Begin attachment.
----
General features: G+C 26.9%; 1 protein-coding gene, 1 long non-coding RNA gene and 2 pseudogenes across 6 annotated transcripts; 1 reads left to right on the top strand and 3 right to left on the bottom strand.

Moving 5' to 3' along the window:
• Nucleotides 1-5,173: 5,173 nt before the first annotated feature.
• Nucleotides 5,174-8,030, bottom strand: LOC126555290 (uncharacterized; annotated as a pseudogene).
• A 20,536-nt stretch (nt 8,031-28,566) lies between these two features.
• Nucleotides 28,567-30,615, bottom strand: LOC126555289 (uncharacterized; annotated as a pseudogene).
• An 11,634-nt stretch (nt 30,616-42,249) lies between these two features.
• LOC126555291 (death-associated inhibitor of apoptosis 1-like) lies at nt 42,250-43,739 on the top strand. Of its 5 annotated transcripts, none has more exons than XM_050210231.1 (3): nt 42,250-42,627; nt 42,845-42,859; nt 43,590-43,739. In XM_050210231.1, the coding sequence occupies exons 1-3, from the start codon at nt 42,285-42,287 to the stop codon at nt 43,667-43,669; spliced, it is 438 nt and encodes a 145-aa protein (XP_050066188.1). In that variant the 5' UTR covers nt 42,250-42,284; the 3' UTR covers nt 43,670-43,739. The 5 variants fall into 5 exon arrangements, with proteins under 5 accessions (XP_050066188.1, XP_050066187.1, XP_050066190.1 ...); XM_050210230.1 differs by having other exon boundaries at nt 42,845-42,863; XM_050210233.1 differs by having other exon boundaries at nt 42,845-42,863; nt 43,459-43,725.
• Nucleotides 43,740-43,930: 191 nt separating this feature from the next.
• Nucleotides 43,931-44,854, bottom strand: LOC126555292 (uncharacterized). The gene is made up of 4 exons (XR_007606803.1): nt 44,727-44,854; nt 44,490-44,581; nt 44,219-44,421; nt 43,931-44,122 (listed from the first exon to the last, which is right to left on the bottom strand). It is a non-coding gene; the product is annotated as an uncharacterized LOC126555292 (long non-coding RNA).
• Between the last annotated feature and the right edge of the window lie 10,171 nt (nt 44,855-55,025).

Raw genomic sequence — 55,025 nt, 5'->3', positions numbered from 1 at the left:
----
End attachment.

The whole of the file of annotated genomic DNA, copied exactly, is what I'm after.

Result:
General features: G+C 26.9%; 1 protein-coding gene, 1 long non-coding RNA gene and 2 pseudogenes across 6 annotated transcripts; 1 reads left to right on the top strand and 3 right to left on the bottom strand.

Moving 5' to 3' along the window:
• Nucleotides 1-5,173: 5,173 nt before the first annotated feature.
• Nucleotides 5,174-8,030, bottom strand: LOC126555290 (uncharacterized; annotated as a pseudogene).
• A 20,536-nt stretch (nt 8,031-28,566) lies between these two features.
• Nucleotides 28,567-30,615, bottom strand: LOC126555289 (uncharacterized; annotated as a pseudogene).
• An 11,634-nt stretch (nt 30,616-42,249) lies between these two features.
• LOC126555291 (death-associated inhibitor of apoptosis 1-like) lies at nt 42,250-43,739 on the top strand. Of its 5 annotated transcripts, none has more exons than XM_050210231.1 (3): nt 42,250-42,627; nt 42,845-42,859; nt 43,590-43,739. In XM_050210231.1, the coding sequence occupies exons 1-3, from the start codon at nt 42,285-42,287 to the stop codon at nt 43,667-43,669; spliced, it is 438 nt and encodes a 145-aa protein (XP_050066188.1). In that variant the 5' UTR covers nt 42,250-42,284; the 3' UTR covers nt 43,670-43,739. The 5 variants fall into 5 exon arrangements, with proteins under 5 accessions (XP_050066188.1, XP_050066187.1, XP_050066190.1 ...); XM_050210230.1 differs by having other exon boundaries at nt 42,845-42,863; XM_050210233.1 differs by having other exon boundaries at nt 42,845-42,863; nt 43,459-43,725.
• Nucleotides 43,740-43,930: 191 nt separating this feature from the next.
• Nucleotides 43,931-44,854, bottom strand: LOC126555292 (uncharacterized). The gene is made up of 4 exons (XR_007606803.1): nt 44,727-44,854; nt 44,490-44,581; nt 44,219-44,421; nt 43,931-44,122 (listed from the first exon to the last, which is right to left on the bottom strand). It is a non-coding gene; the product is annotated as an uncharacterized LOC126555292 (long non-coding RNA).
• Between the last annotated feature and the right edge of the window lie 10,171 nt (nt 44,855-55,025).

Raw genomic sequence — 55,025 nt, 5'->3', positions numbered from 1 at the left: